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March 07, 2012 | 07:56 AMIn order to save the Geneva Theater, the group created to preserve it is looking for financial help.
The group made that plea to the Lake Geneva City Council Monday night.
Ken Etten, a local architect and president of the nonprofit Friends of the Geneva Theater, asked the City Council Monday to consider using Tax Incremental Financing funds to pay for the purchase of the now vacant building.
The group's long-range plan is to restore the 1928, or south, portion of the theater to its original look, including opening the balcony and stage. There could be plays, concerts and film festivals held in that part of the building. Then, the 1975 addition, or north side of the building, would become a multi-use facility for the arts.
The theater, which is located in the 200-block of Broad Street, has been vacant for more than a year and is listed for $895,000.
"The building as it sits is a liability for the merchants, downtown and city overall," Etten said. "It doesn't enhance the marketability and we have this idea of creating a cultural center downtown."
In a letter he penned to the council, Etten stated the theater is in the TIF district and that a purchase would fall within the approved uses of TIF funds.
"We, therefore strongly urge the city of Lake Geneva to utilize TIF funds to purchase the Geneva Theater building," he wrote. "Following the city of Lake Geneva's purchase of the Geneva Theater, the Friends of the Geneva Theater pledge to raise from private sources the funds necessary to completely renovate the building and bring it into conformity with present building codes and standards."
Other members of the Friends group also supported the idea and requested the concept be placed on a future City Council agenda for further discussion. No action was taken Monday night during the Committee of the Whole meeting.
"We are in a bit of a bind," Mary Quinn told the aldermen. "We know how to write grants and hold fundraisers, but until it can be purchased, we can't start."
She urged the council to "realize the dream."
"We can create something that is truly magical that all generations can be proud of," Friends board member Lily Miceli said.
First District Alderwoman Ellyn Kehoe voiced her support for the idea to save the theater.
"I am so pleased with what everyone is doing for the Friends of the Theater," she said. "What a wonderful gift you will give to the future. Don't give up. I will urge us to do something to provide some funds and if need be keep pushing on in the community."
Mayor Jim Connor said earlier this week there is a lot that will have to be done if the decision is to move forward.
He said much would depend on the funding being requested. Connors said at certain levels, a referendum would be needed. Also, a TIF budget amendment would be necessary to include it in the project list.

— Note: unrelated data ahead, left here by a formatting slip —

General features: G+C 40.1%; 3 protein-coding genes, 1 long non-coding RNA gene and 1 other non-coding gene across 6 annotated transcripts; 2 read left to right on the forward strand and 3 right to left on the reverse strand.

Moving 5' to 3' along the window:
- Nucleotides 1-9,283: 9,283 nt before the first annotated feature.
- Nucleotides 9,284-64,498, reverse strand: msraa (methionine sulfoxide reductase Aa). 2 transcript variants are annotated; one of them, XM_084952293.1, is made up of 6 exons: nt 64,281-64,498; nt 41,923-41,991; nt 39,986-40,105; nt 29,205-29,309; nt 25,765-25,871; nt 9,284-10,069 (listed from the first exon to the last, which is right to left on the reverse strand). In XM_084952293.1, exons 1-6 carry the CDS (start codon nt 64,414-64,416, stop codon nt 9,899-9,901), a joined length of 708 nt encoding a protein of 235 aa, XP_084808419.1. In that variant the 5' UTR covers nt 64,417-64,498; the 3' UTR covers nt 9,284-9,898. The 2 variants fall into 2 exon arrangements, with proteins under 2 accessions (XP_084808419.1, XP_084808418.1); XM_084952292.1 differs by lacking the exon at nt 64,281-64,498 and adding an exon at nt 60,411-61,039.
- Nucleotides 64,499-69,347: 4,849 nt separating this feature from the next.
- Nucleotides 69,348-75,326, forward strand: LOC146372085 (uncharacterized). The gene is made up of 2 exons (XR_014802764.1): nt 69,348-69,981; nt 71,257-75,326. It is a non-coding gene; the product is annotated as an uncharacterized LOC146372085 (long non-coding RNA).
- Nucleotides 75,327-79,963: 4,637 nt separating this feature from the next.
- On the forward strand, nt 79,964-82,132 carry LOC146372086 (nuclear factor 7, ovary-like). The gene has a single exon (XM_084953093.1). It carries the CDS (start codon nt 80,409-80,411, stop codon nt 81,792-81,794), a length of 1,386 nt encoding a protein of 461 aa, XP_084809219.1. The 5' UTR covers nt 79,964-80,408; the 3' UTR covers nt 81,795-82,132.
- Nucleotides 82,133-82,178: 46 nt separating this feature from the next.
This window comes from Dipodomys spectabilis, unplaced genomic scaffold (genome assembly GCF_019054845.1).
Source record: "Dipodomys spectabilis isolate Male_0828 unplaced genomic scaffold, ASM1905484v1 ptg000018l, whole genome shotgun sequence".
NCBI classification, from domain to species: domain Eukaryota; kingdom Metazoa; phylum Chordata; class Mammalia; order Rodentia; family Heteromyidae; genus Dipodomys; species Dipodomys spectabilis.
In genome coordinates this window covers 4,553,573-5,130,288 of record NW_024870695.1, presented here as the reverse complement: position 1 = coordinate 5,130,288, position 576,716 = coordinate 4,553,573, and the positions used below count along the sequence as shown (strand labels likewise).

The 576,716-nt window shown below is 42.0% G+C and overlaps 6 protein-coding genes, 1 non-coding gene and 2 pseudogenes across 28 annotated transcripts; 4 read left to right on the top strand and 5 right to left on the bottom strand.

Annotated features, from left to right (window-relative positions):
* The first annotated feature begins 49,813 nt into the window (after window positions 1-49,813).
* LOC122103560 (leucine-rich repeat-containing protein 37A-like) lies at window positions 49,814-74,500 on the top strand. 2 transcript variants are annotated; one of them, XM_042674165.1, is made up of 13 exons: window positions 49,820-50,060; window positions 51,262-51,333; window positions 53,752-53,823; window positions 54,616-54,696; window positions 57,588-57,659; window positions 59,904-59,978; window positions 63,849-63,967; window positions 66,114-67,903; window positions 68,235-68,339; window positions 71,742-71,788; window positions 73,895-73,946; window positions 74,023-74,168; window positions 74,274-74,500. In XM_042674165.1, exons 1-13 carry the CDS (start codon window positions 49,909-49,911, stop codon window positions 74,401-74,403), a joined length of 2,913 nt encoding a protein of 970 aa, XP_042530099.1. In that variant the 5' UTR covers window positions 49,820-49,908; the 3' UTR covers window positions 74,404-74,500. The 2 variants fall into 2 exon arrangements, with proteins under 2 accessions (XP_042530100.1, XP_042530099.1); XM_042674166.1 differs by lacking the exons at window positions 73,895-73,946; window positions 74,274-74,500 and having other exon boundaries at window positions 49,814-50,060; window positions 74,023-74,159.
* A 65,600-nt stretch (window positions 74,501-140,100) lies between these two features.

"In my personal opinion, it would need to be self-sufficient," Connors said of the theater proposal. "There just are a lot of moving parts."
Questions still remain about how much money is being requested by the Friends. Etten did not mention specific figures and said he was not sure when asked directly after his presentation.
No other alderman commented on the theater during the meeting. However, when asked late last month about the possibility of using TIF funds for the theater, Fourth District Alderman Terry O'Neill voiced his viewpoint.
"I am generally opposed to the city spending taxpayer money to purchase, support, operate and maintain facilities whose costs are greater than its benefits to the city or its citizens," he wrote in an e-mail. "My current evaluation is that the costs for the city to purchase the theater outweigh the benefits the city would derive from its ownership.
O'Neill said he doesn't believe the council or the general citizenry would support the purchase. If city leaders think it would be supported, he suggested it go to a nonbinding referendum on a future ballot.
Etten said cities and villages such as Cedarburg, Plymouth and Viroqua all have performing arts theaters and those municipalities are similar in size to Lake Geneva. Etten said the people of Viroqua raised $1.6 million to save their theater.
Since the late 1920s, the Geneva Theater has been a fixture in downtown Lake Geneva.
But it has fallen on hard times the past few years and currently is for sale.
A little history
- The Geneva Theater opened June 6, 1928, as a theater and vaudeville house that replaced the old Ford Opera House. There was a special theater supplement in the Lake Geneva News Tribune on May 31, 1928 documenting its opening. The facility opened to a full house which included the attendance of Wisconsin Gov. Fred Zimmerman, the state's 25th governor.
- Performers at the theater have included Will Rogers, Bela Lugosi and the Marx Brothers.
- Originally, it was a one-screen theater, which was later divided into four smaller screens.
- It was closed in summer 2008 for renovations and reopened for a short time, but has since been closed and for sale.